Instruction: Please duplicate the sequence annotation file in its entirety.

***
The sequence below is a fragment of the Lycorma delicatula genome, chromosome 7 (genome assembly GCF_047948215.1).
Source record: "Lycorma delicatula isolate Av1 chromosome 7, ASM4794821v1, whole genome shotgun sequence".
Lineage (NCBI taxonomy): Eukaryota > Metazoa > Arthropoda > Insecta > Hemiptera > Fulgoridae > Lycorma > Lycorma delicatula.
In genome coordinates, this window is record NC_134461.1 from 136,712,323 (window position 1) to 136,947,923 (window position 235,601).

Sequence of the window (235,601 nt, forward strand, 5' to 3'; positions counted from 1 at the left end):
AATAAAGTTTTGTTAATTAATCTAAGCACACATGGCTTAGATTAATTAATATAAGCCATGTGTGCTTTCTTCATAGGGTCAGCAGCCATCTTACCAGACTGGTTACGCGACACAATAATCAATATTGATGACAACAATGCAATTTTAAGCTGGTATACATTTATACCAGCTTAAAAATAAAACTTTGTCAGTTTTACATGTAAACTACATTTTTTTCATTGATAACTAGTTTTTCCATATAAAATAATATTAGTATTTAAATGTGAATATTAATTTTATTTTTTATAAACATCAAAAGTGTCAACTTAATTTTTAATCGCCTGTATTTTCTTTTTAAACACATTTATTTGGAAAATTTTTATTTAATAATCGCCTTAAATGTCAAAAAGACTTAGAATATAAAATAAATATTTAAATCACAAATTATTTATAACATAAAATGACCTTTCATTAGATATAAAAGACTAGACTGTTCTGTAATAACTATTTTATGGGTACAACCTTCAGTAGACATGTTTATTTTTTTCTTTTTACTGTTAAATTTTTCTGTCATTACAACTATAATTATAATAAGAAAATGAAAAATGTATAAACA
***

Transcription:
The sequence below is a fragment of the Lycorma delicatula genome, chromosome 7 (genome assembly GCF_047948215.1).
Source record: "Lycorma delicatula isolate Av1 chromosome 7, ASM4794821v1, whole genome shotgun sequence".
Lineage (NCBI taxonomy): Eukaryota > Metazoa > Arthropoda > Insecta > Hemiptera > Fulgoridae > Lycorma > Lycorma delicatula.
In genome coordinates, this window is record NC_134461.1 from 136,712,323 (window position 1) to 136,947,923 (window position 235,601).

Sequence of the window (235,601 nt, forward strand, 5' to 3'; positions counted from 1 at the left end):
AATAAAGTTTTGTTAATTAATCTAAGCACACATGGCTTAGATTAATTAATATAAGCCATGTGTGCTTTCTTCATAGGGTCAGCAGCCATCTTACCAGACTGGTTACGCGACACAATAATCAATATTGATGACAACAATGCAATTTTAAGCTGGTATACATTTATACCAGCTTAAAAATAAAACTTTGTCAGTTTTACATGTAAACTACATTTTTTTCATTGATAACTAGTTTTTCCATATAAAATAATATTAGTATTTAAATGTGAATATTAATTTTATTTTTTATAAACATCAAAAGTGTCAACTTAATTTTTAATCGCCTGTATTTTCTTTTTAAACACATTTATTTGGAAAATTTTTATTTAATAATCGCCTTAAATGTCAAAAAGACTTAGAATATAAAATAAATATTTAAATCACAAATTATTTATAACATAAAATGACCTTTCATTAGATATAAAAGACTAGACTGTTCTGTAATAACTATTTTATGGGTACAACCTTCAGTAGACATGTTTATTTTTTTCTTTTTACTGTTAAATTTTTCTGTCATTACAACTATAATTATAATAAGAAAATGAAAAATGTATAAACA